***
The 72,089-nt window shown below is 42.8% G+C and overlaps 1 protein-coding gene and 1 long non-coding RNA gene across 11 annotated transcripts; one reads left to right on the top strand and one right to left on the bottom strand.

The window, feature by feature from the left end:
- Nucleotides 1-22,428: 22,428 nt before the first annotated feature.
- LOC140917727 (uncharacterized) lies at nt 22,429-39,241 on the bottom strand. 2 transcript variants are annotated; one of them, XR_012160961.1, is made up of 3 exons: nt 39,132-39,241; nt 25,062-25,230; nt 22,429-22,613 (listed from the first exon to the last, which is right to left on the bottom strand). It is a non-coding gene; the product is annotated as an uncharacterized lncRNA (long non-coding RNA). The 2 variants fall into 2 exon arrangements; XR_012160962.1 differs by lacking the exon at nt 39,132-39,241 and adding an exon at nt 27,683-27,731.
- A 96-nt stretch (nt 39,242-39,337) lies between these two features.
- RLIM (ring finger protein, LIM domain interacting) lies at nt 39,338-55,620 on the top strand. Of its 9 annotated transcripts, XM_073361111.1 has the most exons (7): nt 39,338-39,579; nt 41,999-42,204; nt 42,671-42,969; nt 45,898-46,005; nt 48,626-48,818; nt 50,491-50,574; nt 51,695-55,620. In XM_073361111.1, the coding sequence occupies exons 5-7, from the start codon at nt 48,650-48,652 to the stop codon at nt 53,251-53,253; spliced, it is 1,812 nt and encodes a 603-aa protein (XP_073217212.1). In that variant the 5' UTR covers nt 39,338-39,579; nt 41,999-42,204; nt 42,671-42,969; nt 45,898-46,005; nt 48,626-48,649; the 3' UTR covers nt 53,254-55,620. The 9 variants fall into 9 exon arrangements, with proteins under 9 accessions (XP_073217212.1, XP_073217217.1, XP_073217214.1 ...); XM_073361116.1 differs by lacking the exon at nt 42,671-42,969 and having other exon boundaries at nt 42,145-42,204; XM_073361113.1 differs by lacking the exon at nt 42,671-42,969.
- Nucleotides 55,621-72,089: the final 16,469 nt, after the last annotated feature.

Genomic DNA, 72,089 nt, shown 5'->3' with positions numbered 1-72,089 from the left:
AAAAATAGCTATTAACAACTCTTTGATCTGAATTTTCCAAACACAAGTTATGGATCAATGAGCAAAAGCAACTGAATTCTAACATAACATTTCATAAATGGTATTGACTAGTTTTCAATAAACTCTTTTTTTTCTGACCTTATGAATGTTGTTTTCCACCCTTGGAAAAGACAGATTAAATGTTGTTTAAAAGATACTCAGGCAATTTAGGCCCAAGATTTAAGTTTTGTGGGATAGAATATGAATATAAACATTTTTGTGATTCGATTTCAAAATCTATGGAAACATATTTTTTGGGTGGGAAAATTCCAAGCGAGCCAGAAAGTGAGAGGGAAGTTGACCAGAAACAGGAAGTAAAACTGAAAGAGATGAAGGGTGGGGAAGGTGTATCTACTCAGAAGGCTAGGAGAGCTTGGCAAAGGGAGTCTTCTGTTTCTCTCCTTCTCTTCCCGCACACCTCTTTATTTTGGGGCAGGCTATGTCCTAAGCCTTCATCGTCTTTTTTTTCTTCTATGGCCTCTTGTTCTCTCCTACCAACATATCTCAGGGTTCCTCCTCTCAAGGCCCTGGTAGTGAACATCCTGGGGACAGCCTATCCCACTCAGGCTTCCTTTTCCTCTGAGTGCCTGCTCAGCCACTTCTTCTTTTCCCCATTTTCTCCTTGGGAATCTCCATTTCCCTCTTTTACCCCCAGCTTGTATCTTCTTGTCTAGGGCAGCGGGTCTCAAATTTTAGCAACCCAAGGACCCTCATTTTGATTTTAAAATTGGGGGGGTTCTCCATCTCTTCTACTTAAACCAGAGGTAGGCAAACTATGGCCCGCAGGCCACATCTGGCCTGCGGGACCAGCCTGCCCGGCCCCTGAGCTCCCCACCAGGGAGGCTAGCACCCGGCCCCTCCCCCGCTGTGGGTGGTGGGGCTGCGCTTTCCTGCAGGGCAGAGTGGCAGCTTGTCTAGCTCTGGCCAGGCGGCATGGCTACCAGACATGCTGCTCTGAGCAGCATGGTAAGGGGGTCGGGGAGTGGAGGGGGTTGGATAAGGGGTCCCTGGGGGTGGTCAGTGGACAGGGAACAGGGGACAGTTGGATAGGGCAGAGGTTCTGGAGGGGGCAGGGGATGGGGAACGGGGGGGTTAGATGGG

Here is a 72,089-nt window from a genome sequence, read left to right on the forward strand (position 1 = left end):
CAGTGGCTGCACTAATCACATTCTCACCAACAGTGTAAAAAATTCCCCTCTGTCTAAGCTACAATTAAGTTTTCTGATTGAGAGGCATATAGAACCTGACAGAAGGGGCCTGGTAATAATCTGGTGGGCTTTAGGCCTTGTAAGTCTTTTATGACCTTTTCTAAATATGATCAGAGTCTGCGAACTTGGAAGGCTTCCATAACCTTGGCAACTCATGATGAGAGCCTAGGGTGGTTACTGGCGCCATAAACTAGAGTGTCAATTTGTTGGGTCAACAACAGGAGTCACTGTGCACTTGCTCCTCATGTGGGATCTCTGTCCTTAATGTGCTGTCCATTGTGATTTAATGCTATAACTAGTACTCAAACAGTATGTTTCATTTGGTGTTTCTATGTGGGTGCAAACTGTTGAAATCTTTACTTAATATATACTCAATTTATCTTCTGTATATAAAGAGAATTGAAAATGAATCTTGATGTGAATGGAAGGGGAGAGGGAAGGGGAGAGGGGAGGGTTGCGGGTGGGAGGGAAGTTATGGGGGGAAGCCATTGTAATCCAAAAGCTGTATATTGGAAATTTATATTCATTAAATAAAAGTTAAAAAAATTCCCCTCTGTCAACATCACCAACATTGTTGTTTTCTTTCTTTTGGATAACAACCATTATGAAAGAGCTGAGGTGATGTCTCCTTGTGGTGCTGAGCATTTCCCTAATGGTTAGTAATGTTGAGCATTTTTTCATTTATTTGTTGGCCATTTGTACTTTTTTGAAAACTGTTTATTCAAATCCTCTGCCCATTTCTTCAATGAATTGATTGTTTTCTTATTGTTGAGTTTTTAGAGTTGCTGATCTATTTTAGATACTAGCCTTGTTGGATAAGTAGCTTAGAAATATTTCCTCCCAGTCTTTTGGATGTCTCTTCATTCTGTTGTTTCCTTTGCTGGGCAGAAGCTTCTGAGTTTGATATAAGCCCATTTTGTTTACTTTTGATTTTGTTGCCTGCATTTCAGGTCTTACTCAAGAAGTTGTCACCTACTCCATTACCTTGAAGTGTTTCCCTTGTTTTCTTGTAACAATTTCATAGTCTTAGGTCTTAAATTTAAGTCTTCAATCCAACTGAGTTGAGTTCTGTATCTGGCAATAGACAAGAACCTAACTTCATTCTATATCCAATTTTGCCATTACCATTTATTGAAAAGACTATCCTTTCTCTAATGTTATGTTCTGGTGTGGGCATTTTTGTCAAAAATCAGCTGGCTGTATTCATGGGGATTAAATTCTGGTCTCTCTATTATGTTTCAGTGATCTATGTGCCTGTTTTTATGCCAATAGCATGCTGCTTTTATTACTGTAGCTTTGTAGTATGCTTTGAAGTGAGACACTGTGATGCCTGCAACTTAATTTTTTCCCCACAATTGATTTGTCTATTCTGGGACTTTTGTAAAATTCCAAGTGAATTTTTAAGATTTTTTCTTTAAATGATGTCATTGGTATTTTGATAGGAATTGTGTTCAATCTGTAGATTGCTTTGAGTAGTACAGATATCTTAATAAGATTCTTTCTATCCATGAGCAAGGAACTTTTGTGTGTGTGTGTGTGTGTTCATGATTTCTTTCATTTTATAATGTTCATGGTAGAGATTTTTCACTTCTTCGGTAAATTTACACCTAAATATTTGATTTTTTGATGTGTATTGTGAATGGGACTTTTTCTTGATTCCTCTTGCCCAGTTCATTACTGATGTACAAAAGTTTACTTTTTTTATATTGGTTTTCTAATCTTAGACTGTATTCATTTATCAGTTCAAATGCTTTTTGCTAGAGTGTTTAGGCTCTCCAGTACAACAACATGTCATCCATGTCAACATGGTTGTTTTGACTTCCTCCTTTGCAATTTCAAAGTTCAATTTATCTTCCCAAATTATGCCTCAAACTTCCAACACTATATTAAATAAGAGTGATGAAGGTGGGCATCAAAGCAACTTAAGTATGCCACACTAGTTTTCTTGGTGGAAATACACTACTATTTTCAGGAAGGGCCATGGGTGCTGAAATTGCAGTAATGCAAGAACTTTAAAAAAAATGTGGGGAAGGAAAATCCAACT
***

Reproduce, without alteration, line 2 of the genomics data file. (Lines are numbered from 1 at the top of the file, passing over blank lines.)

The window, feature by feature from the left end: